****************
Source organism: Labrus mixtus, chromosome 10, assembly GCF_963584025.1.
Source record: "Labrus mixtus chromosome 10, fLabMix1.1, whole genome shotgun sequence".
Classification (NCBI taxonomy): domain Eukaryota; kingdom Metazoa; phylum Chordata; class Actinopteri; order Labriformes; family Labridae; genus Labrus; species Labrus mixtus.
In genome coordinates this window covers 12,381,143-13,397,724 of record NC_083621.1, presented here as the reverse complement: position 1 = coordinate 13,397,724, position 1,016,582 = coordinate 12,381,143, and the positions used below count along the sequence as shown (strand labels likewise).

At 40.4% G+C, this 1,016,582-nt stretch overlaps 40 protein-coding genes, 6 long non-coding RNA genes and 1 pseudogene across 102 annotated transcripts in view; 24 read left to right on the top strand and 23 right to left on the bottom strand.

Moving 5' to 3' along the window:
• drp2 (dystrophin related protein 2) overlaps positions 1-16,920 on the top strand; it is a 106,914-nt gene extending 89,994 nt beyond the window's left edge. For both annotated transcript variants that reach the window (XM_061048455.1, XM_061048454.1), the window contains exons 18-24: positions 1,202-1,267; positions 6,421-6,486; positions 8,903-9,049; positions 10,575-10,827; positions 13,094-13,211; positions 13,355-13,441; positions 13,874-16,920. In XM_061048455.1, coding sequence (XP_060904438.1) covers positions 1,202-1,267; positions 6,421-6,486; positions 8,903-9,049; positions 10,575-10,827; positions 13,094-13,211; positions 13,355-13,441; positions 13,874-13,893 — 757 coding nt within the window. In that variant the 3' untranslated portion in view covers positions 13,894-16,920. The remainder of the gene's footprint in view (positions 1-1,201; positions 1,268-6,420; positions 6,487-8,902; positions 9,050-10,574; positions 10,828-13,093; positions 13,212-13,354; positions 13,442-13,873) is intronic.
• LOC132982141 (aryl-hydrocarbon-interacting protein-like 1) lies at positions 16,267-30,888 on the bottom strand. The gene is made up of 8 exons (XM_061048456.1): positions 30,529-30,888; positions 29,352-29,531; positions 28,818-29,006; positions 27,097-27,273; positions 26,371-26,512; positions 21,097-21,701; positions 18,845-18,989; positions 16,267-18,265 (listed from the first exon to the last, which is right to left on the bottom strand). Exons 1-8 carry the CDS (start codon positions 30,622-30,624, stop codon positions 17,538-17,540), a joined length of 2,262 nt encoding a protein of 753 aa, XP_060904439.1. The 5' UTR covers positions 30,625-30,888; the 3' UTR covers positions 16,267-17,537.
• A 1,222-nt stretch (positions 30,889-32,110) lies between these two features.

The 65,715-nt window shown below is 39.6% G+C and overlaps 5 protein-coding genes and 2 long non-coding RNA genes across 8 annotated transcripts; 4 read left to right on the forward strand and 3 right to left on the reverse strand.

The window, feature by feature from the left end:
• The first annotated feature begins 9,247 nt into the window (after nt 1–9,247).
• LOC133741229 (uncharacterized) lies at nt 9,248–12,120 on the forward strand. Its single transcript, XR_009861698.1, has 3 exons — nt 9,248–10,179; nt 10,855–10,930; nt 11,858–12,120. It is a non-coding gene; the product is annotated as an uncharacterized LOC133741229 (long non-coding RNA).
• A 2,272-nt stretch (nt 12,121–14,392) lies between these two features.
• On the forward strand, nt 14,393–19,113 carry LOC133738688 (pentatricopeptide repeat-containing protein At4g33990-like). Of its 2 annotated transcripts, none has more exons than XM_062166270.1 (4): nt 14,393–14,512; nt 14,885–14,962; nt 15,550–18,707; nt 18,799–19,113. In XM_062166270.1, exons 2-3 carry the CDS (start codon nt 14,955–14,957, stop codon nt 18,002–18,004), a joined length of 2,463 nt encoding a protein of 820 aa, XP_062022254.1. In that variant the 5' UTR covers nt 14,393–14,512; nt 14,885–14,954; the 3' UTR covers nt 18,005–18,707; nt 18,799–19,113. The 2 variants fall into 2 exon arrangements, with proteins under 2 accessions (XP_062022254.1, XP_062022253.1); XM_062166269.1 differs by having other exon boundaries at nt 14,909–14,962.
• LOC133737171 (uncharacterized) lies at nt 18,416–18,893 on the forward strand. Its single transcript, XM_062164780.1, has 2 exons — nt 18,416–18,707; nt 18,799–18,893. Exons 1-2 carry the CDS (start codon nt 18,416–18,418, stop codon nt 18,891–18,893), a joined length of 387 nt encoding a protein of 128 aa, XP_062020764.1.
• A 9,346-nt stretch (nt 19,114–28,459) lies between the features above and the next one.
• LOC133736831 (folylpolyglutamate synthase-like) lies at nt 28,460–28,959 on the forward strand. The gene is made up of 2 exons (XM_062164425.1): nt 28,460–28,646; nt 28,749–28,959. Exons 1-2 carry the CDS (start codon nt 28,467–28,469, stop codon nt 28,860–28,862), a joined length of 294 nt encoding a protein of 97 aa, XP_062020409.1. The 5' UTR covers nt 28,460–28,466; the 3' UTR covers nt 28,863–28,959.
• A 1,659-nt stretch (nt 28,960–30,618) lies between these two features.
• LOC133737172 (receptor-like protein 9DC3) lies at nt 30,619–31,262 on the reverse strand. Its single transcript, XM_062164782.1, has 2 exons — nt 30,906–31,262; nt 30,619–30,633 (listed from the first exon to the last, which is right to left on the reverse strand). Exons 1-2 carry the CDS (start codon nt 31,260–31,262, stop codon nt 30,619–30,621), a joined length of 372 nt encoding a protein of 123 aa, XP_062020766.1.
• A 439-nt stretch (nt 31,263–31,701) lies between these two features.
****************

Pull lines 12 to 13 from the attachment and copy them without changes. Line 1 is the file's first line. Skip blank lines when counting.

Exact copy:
• The first annotated feature begins 9,247 nt into the window (after nt 1–9,247).
• LOC133741229 (uncharacterized) lies at nt 9,248–12,120 on the forward strand. Its single transcript, XR_009861698.1, has 3 exons — nt 9,248–10,179; nt 10,855–10,930; nt 11,858–12,120. It is a non-coding gene; the product is annotated as an uncharacterized LOC133741229 (long non-coding RNA).